More than just being a good end of the week laugh, we use this time to speak gospel truth into each other’s lives as we admit our places of fear, doubt, and other things which hinder our growth in the Lord. Just yesterday was once such impactful moment, where I was able to speak truth to my friend, while also receiving from the Lord a reminder through my very own words of a truth I needed to hear as well (It’s intriguing how God often speaks to me the loudest via my very own words).

Affirmation. Purpose. Identity.

These three things tend to go hand in hand in hand in my mind and life (boy, that was quite the sentence). When I feel affirmed, I feel like I serve a purpose, and my identity becomes wrapped up in that feeling of affirmation. I begin to seek it out more from the place I received it from, and become acutely aware of where I’m not getting that feeling. Where I’m not getting that feeling, I then struggle with thoughts that I have failed in some way in that arena of my life. In the most ironic of ways, it was in addressing this in my friend’s life that I realized how big a struggle it is in mine as well.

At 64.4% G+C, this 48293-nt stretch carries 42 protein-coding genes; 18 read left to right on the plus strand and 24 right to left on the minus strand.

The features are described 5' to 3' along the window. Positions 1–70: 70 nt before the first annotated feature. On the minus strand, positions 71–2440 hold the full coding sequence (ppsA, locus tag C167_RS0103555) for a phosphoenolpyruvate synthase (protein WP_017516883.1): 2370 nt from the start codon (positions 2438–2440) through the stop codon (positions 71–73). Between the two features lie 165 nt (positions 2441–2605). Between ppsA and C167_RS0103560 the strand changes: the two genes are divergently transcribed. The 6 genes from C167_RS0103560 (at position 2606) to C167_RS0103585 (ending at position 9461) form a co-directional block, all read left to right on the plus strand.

This is a terrible way for a follower of Christ to live. It is dangerous, draining, depressing, and devoid of gospel grace.

I believe every follower of Christ has struggled with this or is currently struggling with this in some form or facet. We all struggle with needing to be affirmed by our family, friends, work supervisors, or significant other. Not only that, but when we get sucked into the idea of ‘Christian karma’, where God’s affirmation of us as individuals is contingent upon our performance and behavior, then we feel like we have to fight for His love and thus our very purpose and identity. This level of needing affirmation can destroy a person at their very core. I know. I’ve experienced this.

This debilitating desire of needing affirmation can lead us to inspect every word said to us, feeling joyous when it appears positive, and devastated when it isn’t. Brother or sister, this is no way to live. Man in the mirror, this is no way to live.